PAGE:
My mom has Alzheimer's and laughs all the time, even at things that aren't funny!

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My Mom is 88 and lives with me (her daughter). She was diagnosed four years ago with Alzheimer's, and she's in early stage four. My question is, why does she laugh all the time, at things that are not even funny?

Expert Answer

Jytte Lokvig, PhD, coaches families and professional caregivers and designs life-enrichment programs and activities for patients with Alzheimer's disease and related dementia. Her workshops and seminars help caregivers and families create a healthy environment based on dignity and humor. She is the author of Alzheimer's A to Z: A Quick-Reference Guide.

When you say your mother is laughing all the time, it's my guess that you're talking about a chuckle rather than a hearty belly laugh. It's safe to assume that your mother is not aware of her laughter and telling her how much it bothers you would be pointless. Involuntary sounds or movements are often seen in more advanced Alzheimer's and related dementia. As people progress in the disease, they often lose sense of appropriate behavior and along with it an awareness of their impact on other people.

It's pretty common for someone to lose control of their subconscious actions. Some people make constant clicking noises, others have involuntary tics or repetitive movements of their limbs; some twist or pull on their hair, creating bald spots, while others pick at their skin until it's raw. Yet others may react to everything with specific words or phrases. One person I encountered responded to everything with the same phrase: "It's illegal." Some of the more disruptive auto behaviors seem to have to do with release of inhibitions, such as engaging in obscene expletives or compulsive disrobing.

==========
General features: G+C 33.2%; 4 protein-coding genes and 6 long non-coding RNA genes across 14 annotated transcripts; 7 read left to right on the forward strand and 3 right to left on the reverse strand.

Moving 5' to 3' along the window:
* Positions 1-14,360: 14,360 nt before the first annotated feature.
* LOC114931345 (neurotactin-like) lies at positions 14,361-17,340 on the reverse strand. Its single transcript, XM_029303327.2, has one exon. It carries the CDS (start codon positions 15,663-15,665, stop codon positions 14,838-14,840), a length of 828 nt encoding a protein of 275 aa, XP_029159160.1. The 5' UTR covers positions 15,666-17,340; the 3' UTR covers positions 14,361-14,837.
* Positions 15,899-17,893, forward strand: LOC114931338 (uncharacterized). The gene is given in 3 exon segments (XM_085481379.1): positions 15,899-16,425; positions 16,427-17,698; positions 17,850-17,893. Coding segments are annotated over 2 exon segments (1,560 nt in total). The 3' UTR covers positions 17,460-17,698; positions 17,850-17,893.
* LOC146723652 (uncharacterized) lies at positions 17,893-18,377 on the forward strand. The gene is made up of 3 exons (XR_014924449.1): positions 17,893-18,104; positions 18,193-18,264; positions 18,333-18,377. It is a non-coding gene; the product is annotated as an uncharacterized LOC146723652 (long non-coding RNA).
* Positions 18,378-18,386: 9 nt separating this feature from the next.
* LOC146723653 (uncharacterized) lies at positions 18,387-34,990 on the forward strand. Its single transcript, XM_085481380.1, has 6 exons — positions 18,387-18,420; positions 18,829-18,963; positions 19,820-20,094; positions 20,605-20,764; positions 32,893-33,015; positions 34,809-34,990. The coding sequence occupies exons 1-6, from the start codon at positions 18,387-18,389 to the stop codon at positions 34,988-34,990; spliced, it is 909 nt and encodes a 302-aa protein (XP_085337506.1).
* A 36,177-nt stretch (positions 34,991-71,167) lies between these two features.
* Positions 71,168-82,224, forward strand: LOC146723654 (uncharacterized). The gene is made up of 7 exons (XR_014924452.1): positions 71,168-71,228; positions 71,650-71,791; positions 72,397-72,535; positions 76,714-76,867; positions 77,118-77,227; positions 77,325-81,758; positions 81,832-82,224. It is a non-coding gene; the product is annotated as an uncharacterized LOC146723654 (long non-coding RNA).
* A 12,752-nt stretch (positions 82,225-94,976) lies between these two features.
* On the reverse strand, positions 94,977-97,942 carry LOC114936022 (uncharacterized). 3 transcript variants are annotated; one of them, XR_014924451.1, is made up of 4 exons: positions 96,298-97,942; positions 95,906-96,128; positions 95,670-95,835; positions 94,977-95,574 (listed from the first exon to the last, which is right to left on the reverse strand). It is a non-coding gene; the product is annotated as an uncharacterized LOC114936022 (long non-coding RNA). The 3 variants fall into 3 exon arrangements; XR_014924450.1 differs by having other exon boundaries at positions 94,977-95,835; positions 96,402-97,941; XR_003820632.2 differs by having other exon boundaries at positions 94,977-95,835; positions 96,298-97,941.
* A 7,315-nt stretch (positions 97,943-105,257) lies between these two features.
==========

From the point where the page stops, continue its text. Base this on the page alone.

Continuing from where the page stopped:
Unless we've practiced our poker-faces, we humans mirror in our facial expressions our emotions and reactions. It's common in Alzheimer's to see a loss of affect, where the internal feelings of a person are absent from her face. Her facial muscles appear slack and she may seem to be disconnected from her reality. However, it's important to keep in mind that although she may not physically show it anymore, a person with Alzheimer's still experiences feelings as much as she always did.

Your mother's laughter may be driving you to distraction. Try to ignore it the way you would ignore somebody's snoring. Please remember that it's part of the disease process: "It's the Alzheimer's laughing." Your mother cannot control this behavior.

You might explore projects and diversions that will engage and stimulate her imagination. This may not stop the laughter, but may at least give you a break while the two of you have a conversation about her project.